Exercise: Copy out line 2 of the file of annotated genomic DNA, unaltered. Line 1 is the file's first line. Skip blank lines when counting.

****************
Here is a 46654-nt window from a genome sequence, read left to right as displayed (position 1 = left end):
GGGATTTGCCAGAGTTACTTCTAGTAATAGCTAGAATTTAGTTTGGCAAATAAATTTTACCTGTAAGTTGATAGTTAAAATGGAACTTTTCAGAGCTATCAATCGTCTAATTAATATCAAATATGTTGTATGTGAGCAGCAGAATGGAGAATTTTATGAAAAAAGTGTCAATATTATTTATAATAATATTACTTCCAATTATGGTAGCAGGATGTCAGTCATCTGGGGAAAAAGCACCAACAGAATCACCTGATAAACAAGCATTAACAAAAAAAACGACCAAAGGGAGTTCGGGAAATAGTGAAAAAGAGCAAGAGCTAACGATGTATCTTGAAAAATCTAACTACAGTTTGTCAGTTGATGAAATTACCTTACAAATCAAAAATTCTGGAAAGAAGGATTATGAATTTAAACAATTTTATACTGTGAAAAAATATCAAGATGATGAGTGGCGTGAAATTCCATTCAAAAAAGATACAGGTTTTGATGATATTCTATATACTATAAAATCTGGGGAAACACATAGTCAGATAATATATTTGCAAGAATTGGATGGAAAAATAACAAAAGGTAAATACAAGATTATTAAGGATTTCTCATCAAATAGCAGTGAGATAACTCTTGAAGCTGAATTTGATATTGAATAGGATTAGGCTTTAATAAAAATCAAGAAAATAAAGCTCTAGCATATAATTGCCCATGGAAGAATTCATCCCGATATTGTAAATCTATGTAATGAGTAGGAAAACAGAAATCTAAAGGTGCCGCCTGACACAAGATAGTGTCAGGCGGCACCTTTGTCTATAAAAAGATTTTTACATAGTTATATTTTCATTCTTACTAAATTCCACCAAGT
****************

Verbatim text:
GGGATTTGCCAGAGTTACTTCTAGTAATAGCTAGAATTTAGTTTGGCAAATAAATTTTACCTGTAAGTTGATAGTTAAAATGGAACTTTTCAGAGCTATCAATCGTCTAATTAATATCAAATATGTTGTATGTGAGCAGCAGAATGGAGAATTTTATGAAAAAAGTGTCAATATTATTTATAATAATATTACTTCCAATTATGGTAGCAGGATGTCAGTCATCTGGGGAAAAAGCACCAACAGAATCACCTGATAAACAAGCATTAACAAAAAAAACGACCAAAGGGAGTTCGGGAAATAGTGAAAAAGAGCAAGAGCTAACGATGTATCTTGAAAAATCTAACTACAGTTTGTCAGTTGATGAAATTACCTTACAAATCAAAAATTCTGGAAAGAAGGATTATGAATTTAAACAATTTTATACTGTGAAAAAATATCAAGATGATGAGTGGCGTGAAATTCCATTCAAAAAAGATACAGGTTTTGATGATATTCTATATACTATAAAATCTGGGGAAACACATAGTCAGATAATATATTTGCAAGAATTGGATGGAAAAATAACAAAAGGTAAATACAAGATTATTAAGGATTTCTCATCAAATAGCAGTGAGATAACTCTTGAAGCTGAATTTGATATTGAATAGGATTAGGCTTTAATAAAAATCAAGAAAATAAAGCTCTAGCATATAATTGCCCATGGAAGAATTCATCCCGATATTGTAAATCTATGTAATGAGTAGGAAAACAGAAATCTAAAGGTGCCGCCTGACACAAGATAGTGTCAGGCGGCACCTTTGTCTATAAAAAGATTTTTACATAGTTATATTTTCATTCTTACTAAATTCCACCAAGT